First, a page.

In In re Jafari, the Seventh Circuit had the opportunity to take a position on whether state or federal choice-of-law rules should be applied in bankruptcy cases. Instead, the court chose not to resolve the question because the outcome was the same under application of Wisconsin's choice-of-law rules and the federal common law choice-of-law rule used by the First and Ninth Circuits in bankruptcy and other federal question cases. The United States Supreme Court has never directly addressed whether state choice-of-law rules must be applied in bankruptcy. Furthermore, the Court has not extended its holding from Klaxon Co. v. Stentor Electric Manufacturing Co., that federal courts exercising diversity jurisdiction must apply the forum state's choice-of-law rules to federal question cases. Without any clear direction from the Supreme Court, the federal courts have been divided over the correct approach. This Note explores the consequences of application of state choice-of-law rules in bankruptcy cases and how they are at odds with the uniform nature of the federal bankruptcy system. Specifically, this Note proposes that creating federal choice-of-law rules for bankruptcy cases would ensure uniformity and fairness in the bankruptcy context and that Congress is the institution best suited to develop federal choice-of-law rules for bankruptcy cases.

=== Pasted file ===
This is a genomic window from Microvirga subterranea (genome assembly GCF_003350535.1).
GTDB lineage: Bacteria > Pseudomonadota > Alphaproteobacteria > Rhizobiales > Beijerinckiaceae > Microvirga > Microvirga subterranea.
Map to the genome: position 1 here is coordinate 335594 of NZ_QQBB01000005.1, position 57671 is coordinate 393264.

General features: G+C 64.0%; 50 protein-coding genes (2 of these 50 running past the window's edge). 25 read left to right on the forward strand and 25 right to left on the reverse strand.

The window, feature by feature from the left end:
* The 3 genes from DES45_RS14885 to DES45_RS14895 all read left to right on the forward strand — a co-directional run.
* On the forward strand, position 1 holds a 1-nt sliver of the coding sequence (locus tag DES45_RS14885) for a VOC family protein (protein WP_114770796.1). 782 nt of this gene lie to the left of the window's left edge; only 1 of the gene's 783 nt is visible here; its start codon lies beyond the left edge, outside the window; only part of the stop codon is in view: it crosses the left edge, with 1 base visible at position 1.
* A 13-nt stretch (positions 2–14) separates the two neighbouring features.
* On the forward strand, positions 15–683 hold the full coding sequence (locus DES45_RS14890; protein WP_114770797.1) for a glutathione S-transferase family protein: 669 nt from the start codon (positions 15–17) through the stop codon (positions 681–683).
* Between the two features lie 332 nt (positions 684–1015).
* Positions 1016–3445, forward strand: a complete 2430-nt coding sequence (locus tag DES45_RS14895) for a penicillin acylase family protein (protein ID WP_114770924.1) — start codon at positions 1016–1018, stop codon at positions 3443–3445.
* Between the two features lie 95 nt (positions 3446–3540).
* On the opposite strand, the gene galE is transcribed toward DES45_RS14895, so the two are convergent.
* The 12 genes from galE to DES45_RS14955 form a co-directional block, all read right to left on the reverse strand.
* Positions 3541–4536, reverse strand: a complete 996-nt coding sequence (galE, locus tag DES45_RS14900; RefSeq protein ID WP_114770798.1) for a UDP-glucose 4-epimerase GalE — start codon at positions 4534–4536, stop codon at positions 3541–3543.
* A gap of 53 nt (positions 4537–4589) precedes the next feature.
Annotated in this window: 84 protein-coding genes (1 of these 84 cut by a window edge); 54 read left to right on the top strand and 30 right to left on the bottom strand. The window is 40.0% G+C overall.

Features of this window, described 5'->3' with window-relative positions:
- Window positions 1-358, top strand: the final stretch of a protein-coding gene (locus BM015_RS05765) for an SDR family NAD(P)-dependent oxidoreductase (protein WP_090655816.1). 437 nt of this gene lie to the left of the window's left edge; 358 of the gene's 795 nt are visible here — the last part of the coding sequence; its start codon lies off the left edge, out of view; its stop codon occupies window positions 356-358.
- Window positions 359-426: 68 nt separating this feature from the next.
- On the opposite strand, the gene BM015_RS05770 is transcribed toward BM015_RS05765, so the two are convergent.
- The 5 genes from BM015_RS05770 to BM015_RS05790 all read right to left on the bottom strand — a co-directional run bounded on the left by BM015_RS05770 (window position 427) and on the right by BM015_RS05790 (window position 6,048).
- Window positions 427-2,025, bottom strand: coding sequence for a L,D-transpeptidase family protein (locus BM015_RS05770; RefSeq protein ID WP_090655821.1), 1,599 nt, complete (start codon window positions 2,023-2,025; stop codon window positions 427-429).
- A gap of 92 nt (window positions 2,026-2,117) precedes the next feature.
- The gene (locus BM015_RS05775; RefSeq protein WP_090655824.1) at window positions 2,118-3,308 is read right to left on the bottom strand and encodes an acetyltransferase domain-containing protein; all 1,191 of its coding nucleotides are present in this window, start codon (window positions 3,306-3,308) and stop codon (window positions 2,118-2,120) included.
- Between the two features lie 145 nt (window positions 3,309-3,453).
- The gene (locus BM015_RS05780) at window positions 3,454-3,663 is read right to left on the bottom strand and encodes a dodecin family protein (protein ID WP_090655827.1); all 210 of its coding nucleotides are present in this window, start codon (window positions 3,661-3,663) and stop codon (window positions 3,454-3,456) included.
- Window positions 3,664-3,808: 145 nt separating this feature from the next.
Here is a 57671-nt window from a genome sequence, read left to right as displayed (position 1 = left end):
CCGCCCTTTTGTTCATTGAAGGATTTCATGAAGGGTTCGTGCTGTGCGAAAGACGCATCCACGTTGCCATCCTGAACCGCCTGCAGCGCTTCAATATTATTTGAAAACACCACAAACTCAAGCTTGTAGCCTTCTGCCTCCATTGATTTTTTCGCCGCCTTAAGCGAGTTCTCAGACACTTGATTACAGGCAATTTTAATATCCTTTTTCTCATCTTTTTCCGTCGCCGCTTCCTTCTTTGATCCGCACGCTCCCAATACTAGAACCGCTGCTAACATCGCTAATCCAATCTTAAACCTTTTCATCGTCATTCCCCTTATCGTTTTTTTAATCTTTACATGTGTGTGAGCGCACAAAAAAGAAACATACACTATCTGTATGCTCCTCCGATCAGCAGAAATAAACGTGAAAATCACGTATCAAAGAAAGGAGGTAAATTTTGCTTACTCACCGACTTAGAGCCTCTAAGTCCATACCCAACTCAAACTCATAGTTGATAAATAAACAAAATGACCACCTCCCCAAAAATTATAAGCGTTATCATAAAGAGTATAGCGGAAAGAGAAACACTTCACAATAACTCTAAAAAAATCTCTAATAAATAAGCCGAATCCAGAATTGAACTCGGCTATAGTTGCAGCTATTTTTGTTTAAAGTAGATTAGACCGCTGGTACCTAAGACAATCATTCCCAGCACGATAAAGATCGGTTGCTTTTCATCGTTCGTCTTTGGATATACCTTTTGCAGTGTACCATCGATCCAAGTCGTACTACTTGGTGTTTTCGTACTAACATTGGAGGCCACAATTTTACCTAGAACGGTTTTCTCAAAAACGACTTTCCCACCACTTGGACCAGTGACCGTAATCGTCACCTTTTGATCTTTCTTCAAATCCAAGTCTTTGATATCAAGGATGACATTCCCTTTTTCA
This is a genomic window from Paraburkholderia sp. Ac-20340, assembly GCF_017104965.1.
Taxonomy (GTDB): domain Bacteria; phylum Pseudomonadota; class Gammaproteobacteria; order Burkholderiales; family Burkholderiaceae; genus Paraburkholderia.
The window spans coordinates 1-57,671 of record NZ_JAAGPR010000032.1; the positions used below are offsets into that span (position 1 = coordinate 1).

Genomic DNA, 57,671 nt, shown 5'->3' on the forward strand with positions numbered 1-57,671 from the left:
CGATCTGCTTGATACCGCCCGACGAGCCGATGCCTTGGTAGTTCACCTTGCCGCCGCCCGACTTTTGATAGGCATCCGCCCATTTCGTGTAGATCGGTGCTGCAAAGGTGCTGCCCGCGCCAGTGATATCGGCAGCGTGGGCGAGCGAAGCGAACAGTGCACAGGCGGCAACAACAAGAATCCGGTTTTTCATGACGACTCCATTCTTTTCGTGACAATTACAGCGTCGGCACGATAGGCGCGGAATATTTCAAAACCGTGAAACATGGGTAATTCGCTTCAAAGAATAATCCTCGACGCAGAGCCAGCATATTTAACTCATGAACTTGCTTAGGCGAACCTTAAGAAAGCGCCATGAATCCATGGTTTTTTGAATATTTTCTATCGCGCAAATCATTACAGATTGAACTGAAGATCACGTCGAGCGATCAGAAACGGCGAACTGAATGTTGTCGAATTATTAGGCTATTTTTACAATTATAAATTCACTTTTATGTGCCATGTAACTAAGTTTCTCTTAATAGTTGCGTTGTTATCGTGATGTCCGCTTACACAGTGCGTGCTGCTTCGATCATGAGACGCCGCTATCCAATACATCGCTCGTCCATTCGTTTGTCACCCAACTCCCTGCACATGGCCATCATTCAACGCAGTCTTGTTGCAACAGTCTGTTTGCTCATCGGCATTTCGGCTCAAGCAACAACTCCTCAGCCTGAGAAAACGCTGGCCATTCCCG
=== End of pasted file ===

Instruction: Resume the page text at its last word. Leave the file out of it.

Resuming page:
Viktoria A. Ziebarth,
Choice-of-Law Rules in Bankruptcy: An Opportunity for Congress to Resolve Conflicting Approaches,
Seventh Circuit Rev.
Available at: https://scholarship.kentlaw.iit.edu/seventhcircuitreview/vol5/iss2/3